Today’s post, the second in a 3-part series, comes to us from Workforce Institute board member and HR Bartender Sharlyn Lauby. Be sure to check out part one “5 Currencies Essential to Your Company’s Employee Value Proposition”. In today’s post, she talks about the importance of creating employee trust in your organization.
With unemployment rates at historic lows, companies are very focused on recruiting. Not just finding and hiring the best talent (which is important) but having a recruiting process that’s going to pave the way for new hires to do their best work and stay with the organization.
The key to hiring and retaining the best talent is trust. If we want people to apply for jobs, they need to trust the company. Candidates will accept the company’s offer, if they trust the recruiter and hiring manager. And ultimately, new employees will stay only as long as they feel they can trust the work environment.
During last year’s KronosWorks conference, Malysa O’Connor, senior director of marketing at Kronos, talked about some of the research they’re seeing regarding today’s recruiting environment and how companies use that research to tweak their existing recruiting process for better results. Here are some highlights:
Start a conversation with prospective candidates before they apply. O’Connor shared that 76 percent of candidates research organizations online before applying. Obviously, organizations want candidates to find out the “good stuff” about the company. One way for them to hear about the good things the company is doing is to hear it directly from the company. Create a talent network that allows prospective applicants to stay in touch and hear what’s happening inside the organization.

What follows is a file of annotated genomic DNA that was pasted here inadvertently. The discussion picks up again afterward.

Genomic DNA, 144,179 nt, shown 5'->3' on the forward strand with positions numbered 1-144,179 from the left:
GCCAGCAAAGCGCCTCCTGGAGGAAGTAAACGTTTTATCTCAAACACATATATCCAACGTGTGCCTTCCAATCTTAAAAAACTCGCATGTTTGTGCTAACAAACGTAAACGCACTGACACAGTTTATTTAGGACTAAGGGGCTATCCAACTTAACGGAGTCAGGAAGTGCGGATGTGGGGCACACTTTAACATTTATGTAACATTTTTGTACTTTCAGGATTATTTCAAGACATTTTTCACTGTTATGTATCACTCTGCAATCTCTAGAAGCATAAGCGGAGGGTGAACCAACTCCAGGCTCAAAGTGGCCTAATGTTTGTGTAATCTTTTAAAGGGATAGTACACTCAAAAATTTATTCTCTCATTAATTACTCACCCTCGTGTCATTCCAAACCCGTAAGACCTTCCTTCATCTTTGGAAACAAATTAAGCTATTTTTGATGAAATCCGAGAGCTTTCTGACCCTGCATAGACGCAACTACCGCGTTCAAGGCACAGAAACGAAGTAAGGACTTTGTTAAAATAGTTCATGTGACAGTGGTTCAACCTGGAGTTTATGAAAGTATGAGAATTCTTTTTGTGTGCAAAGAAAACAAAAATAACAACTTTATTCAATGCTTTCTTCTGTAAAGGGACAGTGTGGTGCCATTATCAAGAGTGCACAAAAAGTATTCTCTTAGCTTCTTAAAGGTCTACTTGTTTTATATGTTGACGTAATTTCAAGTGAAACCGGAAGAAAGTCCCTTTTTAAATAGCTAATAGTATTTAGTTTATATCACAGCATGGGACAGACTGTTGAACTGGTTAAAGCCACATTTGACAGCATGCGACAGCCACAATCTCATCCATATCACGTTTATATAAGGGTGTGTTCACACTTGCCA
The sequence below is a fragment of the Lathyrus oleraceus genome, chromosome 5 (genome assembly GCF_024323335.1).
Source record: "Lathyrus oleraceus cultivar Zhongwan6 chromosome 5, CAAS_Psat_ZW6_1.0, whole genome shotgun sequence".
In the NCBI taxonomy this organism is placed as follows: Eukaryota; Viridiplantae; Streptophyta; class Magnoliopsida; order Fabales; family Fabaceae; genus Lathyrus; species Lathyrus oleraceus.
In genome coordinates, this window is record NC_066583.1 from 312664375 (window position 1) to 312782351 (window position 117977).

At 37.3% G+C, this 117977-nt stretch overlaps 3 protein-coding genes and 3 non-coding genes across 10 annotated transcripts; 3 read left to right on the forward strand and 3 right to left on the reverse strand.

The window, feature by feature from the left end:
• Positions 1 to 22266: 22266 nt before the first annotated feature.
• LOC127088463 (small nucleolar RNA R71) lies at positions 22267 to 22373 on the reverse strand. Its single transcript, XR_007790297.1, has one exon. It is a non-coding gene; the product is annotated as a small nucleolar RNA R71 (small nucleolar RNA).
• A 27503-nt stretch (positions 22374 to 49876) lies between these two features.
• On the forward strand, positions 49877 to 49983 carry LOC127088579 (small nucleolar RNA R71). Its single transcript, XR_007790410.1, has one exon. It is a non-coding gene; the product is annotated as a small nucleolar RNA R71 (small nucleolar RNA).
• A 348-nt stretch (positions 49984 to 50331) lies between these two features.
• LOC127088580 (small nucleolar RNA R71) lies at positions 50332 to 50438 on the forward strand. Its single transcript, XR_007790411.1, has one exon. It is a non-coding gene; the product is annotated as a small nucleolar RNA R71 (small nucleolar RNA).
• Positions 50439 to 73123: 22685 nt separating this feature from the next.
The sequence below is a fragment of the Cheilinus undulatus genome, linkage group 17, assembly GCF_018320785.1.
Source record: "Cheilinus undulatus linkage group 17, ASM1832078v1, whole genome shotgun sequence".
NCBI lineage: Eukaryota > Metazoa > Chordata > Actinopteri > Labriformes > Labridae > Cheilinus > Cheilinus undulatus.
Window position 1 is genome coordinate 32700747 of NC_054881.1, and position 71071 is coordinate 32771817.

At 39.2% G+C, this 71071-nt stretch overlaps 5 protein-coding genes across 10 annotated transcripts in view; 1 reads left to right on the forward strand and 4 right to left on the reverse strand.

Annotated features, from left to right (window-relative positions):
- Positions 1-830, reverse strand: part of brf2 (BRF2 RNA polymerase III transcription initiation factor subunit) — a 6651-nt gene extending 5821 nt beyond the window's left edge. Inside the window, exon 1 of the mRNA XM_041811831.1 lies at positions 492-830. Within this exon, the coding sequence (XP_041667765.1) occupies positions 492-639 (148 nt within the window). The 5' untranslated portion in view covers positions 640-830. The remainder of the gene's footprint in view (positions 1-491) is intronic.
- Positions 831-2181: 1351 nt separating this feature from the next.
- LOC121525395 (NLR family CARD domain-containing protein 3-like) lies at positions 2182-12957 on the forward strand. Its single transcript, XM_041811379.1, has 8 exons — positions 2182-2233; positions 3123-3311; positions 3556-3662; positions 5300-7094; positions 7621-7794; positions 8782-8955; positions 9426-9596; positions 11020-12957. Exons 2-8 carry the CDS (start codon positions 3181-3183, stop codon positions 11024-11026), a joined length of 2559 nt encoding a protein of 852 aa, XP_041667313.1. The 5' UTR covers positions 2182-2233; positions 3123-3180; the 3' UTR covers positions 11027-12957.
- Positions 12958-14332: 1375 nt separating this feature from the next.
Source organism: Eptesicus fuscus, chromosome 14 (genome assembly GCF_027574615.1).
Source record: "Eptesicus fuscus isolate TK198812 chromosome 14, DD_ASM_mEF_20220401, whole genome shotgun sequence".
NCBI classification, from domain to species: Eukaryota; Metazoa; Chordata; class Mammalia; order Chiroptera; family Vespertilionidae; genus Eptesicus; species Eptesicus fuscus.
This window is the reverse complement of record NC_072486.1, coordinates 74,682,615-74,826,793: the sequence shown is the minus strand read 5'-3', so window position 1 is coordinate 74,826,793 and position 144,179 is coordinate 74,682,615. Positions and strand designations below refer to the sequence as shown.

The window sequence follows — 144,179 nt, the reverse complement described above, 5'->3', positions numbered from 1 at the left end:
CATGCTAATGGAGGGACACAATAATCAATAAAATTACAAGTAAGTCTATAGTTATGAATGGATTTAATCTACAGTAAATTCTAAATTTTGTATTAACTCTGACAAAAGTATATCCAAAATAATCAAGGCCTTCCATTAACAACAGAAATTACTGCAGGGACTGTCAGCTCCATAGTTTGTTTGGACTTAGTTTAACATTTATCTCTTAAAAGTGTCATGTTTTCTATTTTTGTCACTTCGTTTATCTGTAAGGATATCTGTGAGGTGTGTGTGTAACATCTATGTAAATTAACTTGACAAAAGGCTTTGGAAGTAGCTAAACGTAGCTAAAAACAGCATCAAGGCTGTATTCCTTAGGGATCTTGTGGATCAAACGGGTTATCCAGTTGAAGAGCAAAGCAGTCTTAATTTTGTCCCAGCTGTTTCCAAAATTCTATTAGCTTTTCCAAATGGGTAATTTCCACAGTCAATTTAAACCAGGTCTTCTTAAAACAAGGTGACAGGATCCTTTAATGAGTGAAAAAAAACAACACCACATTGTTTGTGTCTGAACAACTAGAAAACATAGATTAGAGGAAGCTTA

Leverage technology to the company’s advantage. One-third of candidates say an organization needs at least a three-star rating on sites like Glassdoor and Indeed for them to apply. There are a couple of ways for companies to address recruiting rating sites. First of all, create a fantastic candidate experience and you won’t have to worry. But that’s easier said than done. The second strategy is to encourage (not force) candidates and employees to rate the experience.
Provide applicants with a realistic job preview. Forty-six percent of candidates will evaluate a company’s reputation before accepting a job offer. Part of that evaluation is going to be looking at whether the offered position is being presented in an accurate light. Today’s candidates aren’t looking for surprises. They are fine with accepting less than perfect opportunities provided the company is being transparent and honest about the requirements of the position.
Use onboarding to bridge the candidate and employee experience. O’Connor mentioned that 83 percent of candidates base their decision to apply on an organization’s values. This means that during interviews, candidates will be looking to see if a credibility gap exists in the company’s employment brand. Not only will organizations want to include a values conversation in interviews, but during orientation and onboarding as well.
Good processes will yield good outcomes. Organizations that want to hire the best talent need to have an excellent recruiting process because candidates have choices. And if the organization wants candidates to choose them, then understanding how to build trust in the recruiting process is essential.